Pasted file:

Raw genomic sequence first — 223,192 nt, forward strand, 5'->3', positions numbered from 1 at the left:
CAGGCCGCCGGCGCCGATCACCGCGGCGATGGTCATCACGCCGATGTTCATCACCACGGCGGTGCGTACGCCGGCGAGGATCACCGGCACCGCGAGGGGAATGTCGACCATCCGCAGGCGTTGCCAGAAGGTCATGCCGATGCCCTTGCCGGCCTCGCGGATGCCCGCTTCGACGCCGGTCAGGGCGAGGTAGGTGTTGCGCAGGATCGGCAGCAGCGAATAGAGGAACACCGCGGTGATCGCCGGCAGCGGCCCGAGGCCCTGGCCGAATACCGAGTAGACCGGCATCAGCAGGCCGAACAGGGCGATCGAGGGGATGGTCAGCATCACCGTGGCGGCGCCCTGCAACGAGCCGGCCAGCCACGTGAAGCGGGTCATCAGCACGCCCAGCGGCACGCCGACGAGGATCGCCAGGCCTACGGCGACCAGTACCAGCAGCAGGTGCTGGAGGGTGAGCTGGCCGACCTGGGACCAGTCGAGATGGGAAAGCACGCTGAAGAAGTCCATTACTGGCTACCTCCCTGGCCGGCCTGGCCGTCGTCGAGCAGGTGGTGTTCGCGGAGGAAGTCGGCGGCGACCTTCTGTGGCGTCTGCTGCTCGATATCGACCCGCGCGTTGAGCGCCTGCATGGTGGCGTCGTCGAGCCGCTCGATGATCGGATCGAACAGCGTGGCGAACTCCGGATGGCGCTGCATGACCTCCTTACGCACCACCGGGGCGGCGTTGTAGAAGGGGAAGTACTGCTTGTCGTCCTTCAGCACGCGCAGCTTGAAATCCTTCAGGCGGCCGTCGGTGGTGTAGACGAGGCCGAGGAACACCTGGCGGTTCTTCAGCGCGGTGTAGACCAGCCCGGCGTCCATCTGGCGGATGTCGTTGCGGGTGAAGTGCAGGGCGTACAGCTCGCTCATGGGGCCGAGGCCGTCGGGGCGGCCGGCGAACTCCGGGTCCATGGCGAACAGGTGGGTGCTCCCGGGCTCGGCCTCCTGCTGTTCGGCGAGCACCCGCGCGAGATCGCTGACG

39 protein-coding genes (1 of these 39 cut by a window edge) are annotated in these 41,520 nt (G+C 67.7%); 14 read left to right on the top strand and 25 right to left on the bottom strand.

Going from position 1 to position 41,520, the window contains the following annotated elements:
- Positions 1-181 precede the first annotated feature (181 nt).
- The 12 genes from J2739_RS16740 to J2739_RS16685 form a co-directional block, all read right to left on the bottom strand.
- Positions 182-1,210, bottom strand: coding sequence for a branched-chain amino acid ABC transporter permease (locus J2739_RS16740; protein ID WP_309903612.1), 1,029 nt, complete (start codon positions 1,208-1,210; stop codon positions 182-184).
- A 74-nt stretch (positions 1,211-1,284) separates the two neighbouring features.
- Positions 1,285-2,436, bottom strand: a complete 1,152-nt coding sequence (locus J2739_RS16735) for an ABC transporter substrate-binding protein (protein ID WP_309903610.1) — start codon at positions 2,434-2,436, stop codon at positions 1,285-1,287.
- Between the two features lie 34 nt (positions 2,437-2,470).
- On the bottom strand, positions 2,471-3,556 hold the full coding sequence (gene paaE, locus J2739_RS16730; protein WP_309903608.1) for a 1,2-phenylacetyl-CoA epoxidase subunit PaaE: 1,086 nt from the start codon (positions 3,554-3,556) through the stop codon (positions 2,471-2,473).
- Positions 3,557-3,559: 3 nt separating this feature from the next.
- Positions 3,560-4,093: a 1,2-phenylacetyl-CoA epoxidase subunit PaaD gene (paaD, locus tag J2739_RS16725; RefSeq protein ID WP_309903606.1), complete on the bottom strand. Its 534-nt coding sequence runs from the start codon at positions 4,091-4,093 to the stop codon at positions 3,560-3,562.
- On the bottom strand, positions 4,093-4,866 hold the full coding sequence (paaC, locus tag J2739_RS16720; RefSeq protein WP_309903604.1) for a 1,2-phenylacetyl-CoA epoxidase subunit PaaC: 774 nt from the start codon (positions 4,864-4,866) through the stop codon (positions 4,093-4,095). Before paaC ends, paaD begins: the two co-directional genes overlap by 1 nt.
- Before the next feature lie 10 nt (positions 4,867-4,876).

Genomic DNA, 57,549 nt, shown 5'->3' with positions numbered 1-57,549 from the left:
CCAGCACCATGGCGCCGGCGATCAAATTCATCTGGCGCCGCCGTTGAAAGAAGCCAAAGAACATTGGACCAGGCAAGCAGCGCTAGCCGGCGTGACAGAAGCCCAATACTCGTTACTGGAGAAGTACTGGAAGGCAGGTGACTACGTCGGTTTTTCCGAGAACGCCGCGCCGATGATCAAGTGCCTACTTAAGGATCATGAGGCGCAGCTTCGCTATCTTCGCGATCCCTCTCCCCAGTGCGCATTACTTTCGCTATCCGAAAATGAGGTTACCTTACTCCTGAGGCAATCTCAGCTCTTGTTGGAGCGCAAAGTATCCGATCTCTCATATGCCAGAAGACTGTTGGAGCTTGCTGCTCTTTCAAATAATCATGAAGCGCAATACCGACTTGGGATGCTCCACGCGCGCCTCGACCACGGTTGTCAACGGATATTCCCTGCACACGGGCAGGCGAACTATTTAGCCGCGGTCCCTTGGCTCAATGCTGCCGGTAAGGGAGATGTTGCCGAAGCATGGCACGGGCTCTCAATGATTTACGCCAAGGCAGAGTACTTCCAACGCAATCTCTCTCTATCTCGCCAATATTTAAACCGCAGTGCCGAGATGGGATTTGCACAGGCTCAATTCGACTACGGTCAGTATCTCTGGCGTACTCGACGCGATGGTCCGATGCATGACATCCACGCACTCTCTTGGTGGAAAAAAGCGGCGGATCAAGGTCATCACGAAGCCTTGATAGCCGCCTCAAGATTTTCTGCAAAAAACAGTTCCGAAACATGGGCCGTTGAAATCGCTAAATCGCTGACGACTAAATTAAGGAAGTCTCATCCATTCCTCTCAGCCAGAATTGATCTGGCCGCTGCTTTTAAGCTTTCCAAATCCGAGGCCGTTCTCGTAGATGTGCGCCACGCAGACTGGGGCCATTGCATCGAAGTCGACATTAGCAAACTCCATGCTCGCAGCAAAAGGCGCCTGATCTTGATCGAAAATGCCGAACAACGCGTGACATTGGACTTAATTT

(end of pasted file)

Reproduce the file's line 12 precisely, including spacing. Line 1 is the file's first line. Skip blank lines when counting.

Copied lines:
- Positions 3,557-3,559: 3 nt separating this feature from the next.